USPS OIG Report: Delivery Charge Codes

Objective

The U.S. Postal Service maintains city carrier labor cost data in its Time and Attendance Collection System (TACS). However, this TACS data does not generally associate labor costs with specific mail products and services. Therefore, the Postal Service relies on data from statistical sampling systems, such as the In-Office Cost System (IOCS) and the City Carrier Cost System (CCCS), to determine which city carrier labor costs to allocate to letter routes (normal delivery of letters, parcels, and so on) and special purpose routes (other street delivery activities) as well as which costs to attribute to products and services.

Labor distribution codes (LDC) identify the type and hours of work an employee performs. LDCs are aligned with three-digit Management Operating Data System (MODS) operation numbers that further specify a carrier’s current assignment.

On June 30, 2017, the Postal Service submitted a proposal to the Postal Regulatory Commission (PRC) to use more comprehensive data from TACS instead of IOCS sampling data to determine the share of costs for letter routes and special purpose routes (SPR). The Postal Service will still use IOCS and CCCS sampling data to allocate letter route and SPR costs to products and services.

Our objective was to assess the reliability and accuracy of TACS data for city carrier labor costing.

What the OIG Found

The Postal Service could improve the reliability and accuracy of TACS data for use in city carrier labor costing. Specifically:

  • Postal Service delivery personnel did not consistently charge Sunday delivery time to appropriate MODS operation numbers, which resulted in hours being associated with incorrect LDCs. In February 2017, the Postal Service designated a specific LDC for Sunday delivery workhours to more clearly define cost pools for Sunday work activities. However, between February and June 2017, we found personnel inappropriately charged about 67,165 hours(3 percent) of the total universe of Sunday delivery workhours to LDCs other than the Sunday delivery LDC.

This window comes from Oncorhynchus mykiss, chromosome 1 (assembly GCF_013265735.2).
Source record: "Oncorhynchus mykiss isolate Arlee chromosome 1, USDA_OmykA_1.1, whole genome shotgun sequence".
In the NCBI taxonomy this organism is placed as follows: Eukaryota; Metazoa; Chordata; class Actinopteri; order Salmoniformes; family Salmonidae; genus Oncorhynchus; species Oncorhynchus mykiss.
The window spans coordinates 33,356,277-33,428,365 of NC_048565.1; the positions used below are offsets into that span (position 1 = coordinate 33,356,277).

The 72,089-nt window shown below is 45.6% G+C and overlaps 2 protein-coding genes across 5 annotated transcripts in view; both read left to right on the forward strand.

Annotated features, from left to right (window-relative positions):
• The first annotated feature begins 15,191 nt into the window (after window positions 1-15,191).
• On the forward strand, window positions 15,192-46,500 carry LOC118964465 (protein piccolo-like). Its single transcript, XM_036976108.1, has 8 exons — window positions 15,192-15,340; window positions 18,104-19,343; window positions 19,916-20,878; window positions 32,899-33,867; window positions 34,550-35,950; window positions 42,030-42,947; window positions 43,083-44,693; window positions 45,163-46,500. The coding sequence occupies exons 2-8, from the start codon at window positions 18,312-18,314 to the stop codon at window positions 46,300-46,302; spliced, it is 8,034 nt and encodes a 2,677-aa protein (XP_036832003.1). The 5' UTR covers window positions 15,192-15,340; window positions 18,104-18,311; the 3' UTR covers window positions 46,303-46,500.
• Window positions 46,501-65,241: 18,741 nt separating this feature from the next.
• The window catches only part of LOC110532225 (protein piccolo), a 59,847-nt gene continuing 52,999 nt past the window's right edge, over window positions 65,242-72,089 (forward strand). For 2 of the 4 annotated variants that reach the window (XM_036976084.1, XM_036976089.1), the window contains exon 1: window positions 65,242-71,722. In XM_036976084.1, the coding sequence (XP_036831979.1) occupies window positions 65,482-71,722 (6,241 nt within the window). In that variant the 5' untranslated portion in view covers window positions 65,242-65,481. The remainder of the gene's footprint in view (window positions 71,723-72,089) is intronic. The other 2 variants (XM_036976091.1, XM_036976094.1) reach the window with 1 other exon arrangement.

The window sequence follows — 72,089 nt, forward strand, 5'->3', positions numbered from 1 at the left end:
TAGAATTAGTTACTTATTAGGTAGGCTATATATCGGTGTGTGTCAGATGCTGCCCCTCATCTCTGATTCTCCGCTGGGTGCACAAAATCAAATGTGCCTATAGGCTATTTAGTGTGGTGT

This generally occurred because personnel mistakenly charged Sunday workhours to incorrect LDCs. In addition, the new policy was not consistently communicated to employees and delivery supervisors did not always monitor and correct carriers’ clock rings.

This issue did not impact the current city carrier costing methodology because the Postal Service uses sampling instead of LDC workhour data from TACS for city carrier cost attribution. However, under the Postal Service’s proposed methodology to replace IOCS sampling with TACS data to determine the share of costs for letter routes and SPRs, inappropriately charged workhours could impact the accuracy and reliability of total city carrier labor costs allocated to Sunday delivery cost pools and attributed to products and services.

  • Delivery personnel did not always maintain documentation supporting clock ring adjustments to daily workhours.
  • In our review of clock ring data for 160 sampled city carriers and city carrier assistants at 12 facilities visited, 57 employees had 243 supervisor adjustments that required supporting documentation. However, we could not verify whether any of the adjustments were substantiated or justified because supervisors did not provide the required documentation for the changes. Supervisors who responded to our inquiry generally cited poor record keeping practices, such as not completing the forms or not retaining them beyond the pay period the adjustment occurred, as reasons for not providing the required documentation.